Tag: holiday cheer

Santa: if he was real you’d be prosecuting

I thought it fitting to punctuate a post about Santa with the universal invitation to debauchery.

When Max was three years old he decided that Santa Clause was a creepy old bastard to be watching everything kids do. Since I’ve always thought this myself it was hard to keep up the pretense that the man in the stupid suit and fake facial hair wasn’t a pedophile getting lap dances from children for fucking free.

I said none of this to Max, obviously.  His real concern was that Santa could watch him even when he’s pooping. Which, at three, is about as humiliating as anything gets.  He had this thought after listening to some carol at preschool in which kids were warned that Santa knows whether you’ve been naughty or nice.  Max wanted to know how can he tell?  Can he see EVERYTHING we do?

If you’re trying your hardest not to destroy the whole Santa fantasy for your kid it’s a very difficult question to answer.  If I were to say “No, because Santa isn’t real” – POOF! – there goes all things magical.  But if I maintain that Santa is all magical and shit then I could only answer that yes he can see everything.

So Max decided, at three, not to believe in Santa and I was relieved not to have to make a big deal about letters to creepy fictional characters or pretending to believe in elves and other twinkly things that make my skin itch.

Then when he was eight years old he sprung a shocking 360 on me and announced that he really did believe in Santa and wanted to know if I did too.


What do you say after years of not having to discuss this magical creep?  I have been unguarded for years about this and suddenly my kid is looking longingly at me to resurrect the Christmas dream for him?  I have no memory of how I handled that crisis but I do recall that there were a couple of presents under the tree purportedly from the big red suited guy up north.   I believe the same ruse was attempted last year though I don’t recall any specific discussions about the uneasy subject, possibly due to the proper amount of beer being consumed throughout “the season”.

Last week Max announced that he officially doesn’t believe in Santa Clause.

For most kids they blithely believe in the fantasy until their childhood innocence is destroyed by the discovery that Santa isn’t real and that’s the moment they become wizened deflated hopeless children who will immediately turn their magic-less hearts to sex, drugs, and crime.

My kid just waffles back and forth.  What I love about this is that he has taken complete charge of what he will and won’t believe in.  Didn’t believe in Santa last year?  No problem, life doesn’t end, people believe and then don’t believe in God all the time, right?  You can change your mind about it any time you like if you are in control of your own head, heart, and mind.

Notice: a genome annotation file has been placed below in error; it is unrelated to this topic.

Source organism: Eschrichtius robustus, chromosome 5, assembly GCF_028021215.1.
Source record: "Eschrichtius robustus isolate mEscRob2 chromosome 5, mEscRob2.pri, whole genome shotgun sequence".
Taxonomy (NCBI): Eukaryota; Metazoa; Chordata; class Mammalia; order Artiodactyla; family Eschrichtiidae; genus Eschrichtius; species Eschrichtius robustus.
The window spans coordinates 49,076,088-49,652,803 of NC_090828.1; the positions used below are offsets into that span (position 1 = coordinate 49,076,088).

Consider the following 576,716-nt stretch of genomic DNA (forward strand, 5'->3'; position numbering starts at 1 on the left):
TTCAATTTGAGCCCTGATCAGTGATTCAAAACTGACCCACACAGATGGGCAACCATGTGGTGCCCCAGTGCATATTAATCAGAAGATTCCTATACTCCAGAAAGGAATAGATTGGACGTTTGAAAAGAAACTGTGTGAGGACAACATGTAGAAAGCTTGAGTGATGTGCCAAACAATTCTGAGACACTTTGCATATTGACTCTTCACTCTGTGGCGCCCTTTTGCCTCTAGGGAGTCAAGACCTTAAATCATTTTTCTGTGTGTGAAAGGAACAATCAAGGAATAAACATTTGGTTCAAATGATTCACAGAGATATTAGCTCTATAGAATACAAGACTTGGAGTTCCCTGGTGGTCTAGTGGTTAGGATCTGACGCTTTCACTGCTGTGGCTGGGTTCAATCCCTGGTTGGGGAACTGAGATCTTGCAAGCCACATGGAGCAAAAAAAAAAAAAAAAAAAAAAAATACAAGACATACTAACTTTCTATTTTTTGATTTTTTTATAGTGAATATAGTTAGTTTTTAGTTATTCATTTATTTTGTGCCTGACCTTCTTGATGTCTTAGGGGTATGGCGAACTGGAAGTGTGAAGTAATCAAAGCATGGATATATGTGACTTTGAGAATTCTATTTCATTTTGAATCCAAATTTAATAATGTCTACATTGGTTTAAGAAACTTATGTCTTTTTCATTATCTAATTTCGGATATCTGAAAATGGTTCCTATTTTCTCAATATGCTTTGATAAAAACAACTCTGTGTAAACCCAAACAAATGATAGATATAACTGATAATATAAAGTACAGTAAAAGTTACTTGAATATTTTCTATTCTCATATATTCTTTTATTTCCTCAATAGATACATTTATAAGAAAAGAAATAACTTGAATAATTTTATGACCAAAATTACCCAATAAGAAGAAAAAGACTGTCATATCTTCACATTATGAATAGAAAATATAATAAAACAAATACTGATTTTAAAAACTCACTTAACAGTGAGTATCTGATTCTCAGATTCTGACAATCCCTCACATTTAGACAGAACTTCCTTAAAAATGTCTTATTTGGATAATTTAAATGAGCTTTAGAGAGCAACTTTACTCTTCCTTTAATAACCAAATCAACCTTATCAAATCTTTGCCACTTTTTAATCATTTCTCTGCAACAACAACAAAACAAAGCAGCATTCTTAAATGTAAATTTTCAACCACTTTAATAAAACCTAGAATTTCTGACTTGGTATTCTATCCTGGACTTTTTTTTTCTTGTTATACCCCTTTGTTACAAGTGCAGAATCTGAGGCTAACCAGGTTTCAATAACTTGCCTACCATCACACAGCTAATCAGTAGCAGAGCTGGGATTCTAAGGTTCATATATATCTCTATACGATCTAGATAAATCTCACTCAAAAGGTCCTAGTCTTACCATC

What I don’t love is the Santa whiplash.

I will always cherish the fact that my three year old thought it was creepy for any being to be able to watch him go to the bathroom without his express permission.

What I don’t get is how hard some parents work to keep their kids’ belief in Santa alive.  What’s the big deal?  So what if a kid stops believing in the agoraphobic man in the north pole?   (c’mon!  He leaves the North Pole ONCE A YEAR, and at night so no one can see him also watching children sleeping which you’d totally send your neighbor to prison for doing)

It’s almost as though parents are trying to reinvent their childhood through their children, to resurrect all their crushed dreams, and to make a life for their kids that they never had or that was taken from them or that no one has but that everyone wants… like a Rockwellian ideal of childhood gleaned from magazine spreads.

Wait, that’s the whole reason why parents have babies in the first place!*

I have to say that I haven’t tried to do any of these things with my kid.  Sure, I don’t abuse him because that would be modeling my parenting off of my personal demons, but I wouldn’t abuse him anyway  because it’s wrong to abuse anyone.  Period.  As far as recreating the childhood I wish I’d had?  I don’t wish for a childhood I didn’t have.  Yeah, it would have been nice if it was more stable, less frightening, but how can I get nostalgic over something I never had?  What bloody use would it be to pine for simpler times that never were?  Why would I waste time trying to give my son something that will set him up for disappointment as soon as he realizes it’s all just pretend anyway?

Finding magic in Christmas without fictional stories, whether biblical or pagan in nature, is not that hard.  Magic doesn’t have to be a fake world.  Why can’t it be enough for people to celebrate making it through the winter?  Why can’t it be enough to gather with friends and family simply in the spirit of love and helping each other through this nightmare of an economy that Bush’s regime gifted us all with?  Share food, drink, laughs, blankets, heaters, socks, and lots and lots of alcohol- these things are binding.

If you don’t think it’s magical to have a home to go to at the end of the day then give your home up cause I guarantee you that you will see how magical food, water, shelter, and a tribe really are if you don’t have them.  No Santa required. Complete magic!

Decorating is fun and never has to be expensive and even I, a curmudgeon of the first water, love to see all the holiday decorations.  This is what I enjoy with my family.  We walk around and notice people’s decorations and we decorate our own living room and tree too.  It’s simple inexpensive enjoyment.  And some people can’t even afford that.  So I feel it, I feel it keenly that I get to be inside under the Christmas lights for another year.

*Aside from enjoying having unprotected sex and appeasing their hormones.